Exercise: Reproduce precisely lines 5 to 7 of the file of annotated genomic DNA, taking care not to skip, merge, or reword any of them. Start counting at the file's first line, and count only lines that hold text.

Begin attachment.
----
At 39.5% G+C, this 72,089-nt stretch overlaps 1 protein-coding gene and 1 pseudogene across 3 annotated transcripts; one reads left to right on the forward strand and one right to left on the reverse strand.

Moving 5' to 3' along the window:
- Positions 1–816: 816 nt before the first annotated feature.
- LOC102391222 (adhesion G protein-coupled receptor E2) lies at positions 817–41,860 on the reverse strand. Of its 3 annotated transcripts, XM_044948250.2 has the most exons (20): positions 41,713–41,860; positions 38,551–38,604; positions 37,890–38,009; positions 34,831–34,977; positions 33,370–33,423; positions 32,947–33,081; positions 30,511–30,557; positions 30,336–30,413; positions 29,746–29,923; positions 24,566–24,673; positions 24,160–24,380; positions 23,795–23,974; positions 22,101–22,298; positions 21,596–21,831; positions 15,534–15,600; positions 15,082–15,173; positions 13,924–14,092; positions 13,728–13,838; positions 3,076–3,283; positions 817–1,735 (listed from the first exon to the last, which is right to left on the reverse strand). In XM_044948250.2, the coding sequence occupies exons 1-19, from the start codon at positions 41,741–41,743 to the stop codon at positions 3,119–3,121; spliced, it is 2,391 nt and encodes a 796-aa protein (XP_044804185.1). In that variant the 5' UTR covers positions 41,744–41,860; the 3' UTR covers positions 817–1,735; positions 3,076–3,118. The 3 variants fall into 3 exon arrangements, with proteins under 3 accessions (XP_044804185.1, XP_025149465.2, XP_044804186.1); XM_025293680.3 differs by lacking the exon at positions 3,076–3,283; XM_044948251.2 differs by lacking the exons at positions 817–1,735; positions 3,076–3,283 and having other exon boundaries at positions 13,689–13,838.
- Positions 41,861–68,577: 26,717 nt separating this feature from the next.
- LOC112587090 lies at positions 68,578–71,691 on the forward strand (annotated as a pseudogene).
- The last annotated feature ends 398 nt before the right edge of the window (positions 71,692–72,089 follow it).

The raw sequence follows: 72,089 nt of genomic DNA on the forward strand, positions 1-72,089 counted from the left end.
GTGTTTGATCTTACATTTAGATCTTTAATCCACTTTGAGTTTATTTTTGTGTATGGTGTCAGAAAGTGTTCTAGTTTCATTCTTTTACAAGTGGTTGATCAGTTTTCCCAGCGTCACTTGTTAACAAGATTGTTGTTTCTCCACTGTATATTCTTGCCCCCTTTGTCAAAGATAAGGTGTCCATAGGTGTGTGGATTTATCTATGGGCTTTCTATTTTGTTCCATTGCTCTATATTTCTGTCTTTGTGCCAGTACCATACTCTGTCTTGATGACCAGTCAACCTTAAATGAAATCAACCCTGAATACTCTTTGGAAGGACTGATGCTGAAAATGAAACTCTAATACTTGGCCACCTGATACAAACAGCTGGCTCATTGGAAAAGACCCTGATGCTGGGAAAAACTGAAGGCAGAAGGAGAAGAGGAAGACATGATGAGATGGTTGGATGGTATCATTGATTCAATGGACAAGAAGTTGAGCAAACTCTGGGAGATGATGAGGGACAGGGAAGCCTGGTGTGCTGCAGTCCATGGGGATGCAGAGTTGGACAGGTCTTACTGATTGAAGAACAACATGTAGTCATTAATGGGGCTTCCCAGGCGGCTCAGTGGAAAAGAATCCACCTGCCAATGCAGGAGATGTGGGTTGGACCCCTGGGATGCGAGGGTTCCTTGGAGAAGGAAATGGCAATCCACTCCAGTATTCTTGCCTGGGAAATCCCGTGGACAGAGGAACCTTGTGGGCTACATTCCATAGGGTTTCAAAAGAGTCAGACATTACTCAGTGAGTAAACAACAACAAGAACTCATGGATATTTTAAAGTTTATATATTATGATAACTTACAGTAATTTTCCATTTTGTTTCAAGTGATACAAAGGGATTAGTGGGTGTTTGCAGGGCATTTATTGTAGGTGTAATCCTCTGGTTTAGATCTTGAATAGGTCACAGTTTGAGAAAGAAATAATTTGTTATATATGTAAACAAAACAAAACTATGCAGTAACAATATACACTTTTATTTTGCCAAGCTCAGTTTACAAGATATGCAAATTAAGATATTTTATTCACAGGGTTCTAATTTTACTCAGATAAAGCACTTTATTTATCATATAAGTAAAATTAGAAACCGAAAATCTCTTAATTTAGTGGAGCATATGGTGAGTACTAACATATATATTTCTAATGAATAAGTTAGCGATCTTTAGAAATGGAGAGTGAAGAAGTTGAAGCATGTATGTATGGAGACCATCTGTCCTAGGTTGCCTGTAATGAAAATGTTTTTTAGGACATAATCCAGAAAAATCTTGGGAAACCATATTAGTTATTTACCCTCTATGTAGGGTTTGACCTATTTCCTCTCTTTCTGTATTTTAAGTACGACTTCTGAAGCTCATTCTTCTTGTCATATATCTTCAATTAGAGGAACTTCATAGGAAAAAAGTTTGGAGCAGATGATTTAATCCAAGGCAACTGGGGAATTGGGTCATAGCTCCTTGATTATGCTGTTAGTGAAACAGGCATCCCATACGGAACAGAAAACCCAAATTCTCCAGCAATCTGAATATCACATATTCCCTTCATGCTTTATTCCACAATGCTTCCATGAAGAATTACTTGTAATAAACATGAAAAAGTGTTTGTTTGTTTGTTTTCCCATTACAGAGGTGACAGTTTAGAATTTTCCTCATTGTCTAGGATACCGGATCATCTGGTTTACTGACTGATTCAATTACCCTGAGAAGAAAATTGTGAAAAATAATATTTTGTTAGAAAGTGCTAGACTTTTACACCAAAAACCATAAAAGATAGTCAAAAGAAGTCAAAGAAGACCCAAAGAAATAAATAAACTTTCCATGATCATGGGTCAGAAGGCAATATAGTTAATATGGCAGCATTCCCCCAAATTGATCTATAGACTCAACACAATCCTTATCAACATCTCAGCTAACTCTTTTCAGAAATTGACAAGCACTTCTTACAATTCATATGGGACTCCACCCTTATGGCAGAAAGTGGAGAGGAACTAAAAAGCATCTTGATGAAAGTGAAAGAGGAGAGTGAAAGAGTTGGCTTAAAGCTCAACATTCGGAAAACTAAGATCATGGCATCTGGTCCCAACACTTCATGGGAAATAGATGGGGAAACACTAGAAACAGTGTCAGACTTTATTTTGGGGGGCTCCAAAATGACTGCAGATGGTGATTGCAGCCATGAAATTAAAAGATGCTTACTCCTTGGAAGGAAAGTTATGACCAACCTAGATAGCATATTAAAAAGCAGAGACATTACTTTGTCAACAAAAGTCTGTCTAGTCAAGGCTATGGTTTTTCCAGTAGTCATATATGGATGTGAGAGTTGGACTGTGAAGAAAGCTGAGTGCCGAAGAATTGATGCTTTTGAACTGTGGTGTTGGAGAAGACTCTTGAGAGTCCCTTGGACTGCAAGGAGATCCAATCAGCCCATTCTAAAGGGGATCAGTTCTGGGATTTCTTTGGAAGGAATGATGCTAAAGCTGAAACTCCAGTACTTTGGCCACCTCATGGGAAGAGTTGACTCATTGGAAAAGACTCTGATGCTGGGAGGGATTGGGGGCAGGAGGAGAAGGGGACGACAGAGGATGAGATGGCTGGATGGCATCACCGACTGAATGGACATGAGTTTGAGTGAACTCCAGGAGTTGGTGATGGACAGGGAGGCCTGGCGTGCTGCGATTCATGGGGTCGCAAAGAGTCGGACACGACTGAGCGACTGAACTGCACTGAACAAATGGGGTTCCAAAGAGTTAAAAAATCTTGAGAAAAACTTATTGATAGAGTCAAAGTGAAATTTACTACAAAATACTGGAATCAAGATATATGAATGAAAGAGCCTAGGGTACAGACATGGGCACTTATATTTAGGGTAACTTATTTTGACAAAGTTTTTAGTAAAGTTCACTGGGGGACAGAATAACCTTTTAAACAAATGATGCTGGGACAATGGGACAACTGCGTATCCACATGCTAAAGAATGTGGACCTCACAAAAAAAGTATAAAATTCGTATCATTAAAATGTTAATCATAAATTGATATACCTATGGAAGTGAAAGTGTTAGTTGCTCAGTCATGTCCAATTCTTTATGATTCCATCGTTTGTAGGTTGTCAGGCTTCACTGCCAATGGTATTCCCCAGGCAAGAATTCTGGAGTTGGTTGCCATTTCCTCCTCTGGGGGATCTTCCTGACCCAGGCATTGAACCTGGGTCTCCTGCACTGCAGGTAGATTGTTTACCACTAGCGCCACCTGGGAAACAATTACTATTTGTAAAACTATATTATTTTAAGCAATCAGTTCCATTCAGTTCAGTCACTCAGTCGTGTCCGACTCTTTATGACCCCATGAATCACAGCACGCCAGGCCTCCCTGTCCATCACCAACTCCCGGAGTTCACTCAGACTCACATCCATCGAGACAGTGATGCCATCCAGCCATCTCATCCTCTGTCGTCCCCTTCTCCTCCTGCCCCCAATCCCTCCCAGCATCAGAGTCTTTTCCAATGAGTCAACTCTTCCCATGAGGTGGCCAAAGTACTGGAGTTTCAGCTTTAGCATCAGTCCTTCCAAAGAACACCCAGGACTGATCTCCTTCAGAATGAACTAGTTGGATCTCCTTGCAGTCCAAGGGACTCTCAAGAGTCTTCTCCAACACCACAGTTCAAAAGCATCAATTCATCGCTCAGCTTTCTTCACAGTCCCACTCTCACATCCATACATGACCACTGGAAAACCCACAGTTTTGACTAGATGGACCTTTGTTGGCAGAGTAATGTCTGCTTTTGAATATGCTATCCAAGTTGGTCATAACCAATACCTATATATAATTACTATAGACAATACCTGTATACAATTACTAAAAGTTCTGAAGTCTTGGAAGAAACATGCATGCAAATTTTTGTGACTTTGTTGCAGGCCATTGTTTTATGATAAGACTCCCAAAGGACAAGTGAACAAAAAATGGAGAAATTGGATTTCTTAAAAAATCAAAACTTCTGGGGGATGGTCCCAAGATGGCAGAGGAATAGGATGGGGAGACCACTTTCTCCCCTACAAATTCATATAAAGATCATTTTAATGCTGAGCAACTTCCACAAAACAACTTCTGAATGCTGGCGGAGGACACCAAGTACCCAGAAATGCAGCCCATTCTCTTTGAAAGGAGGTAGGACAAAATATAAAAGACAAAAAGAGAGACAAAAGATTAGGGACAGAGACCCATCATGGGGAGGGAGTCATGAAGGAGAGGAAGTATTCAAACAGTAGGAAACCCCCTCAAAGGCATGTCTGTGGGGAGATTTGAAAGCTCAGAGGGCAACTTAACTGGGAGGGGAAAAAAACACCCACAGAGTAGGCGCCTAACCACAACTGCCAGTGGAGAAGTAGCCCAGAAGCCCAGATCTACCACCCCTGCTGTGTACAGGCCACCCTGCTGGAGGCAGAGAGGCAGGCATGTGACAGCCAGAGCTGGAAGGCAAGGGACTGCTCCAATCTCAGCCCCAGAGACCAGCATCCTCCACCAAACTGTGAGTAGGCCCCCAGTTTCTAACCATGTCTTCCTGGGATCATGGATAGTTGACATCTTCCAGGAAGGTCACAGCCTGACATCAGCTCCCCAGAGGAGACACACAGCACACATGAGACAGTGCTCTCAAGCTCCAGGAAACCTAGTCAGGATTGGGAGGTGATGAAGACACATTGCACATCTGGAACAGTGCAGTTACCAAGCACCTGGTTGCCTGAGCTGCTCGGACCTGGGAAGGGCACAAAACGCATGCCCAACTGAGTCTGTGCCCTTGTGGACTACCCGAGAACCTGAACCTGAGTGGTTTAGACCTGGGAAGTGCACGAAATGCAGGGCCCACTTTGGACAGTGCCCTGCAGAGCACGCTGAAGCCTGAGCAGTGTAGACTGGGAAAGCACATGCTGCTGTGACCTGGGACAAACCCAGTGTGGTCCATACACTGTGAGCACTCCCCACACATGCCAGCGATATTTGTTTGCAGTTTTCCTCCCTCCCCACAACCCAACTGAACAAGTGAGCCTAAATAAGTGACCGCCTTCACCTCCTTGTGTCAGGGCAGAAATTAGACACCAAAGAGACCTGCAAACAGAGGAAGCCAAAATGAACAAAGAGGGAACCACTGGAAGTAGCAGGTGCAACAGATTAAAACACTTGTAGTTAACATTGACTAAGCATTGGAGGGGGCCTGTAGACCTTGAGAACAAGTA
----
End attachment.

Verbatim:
- Positions 41,861–68,577: 26,717 nt separating this feature from the next.
- LOC112587090 lies at positions 68,578–71,691 on the forward strand (annotated as a pseudogene).
- The last annotated feature ends 398 nt before the right edge of the window (positions 71,692–72,089 follow it).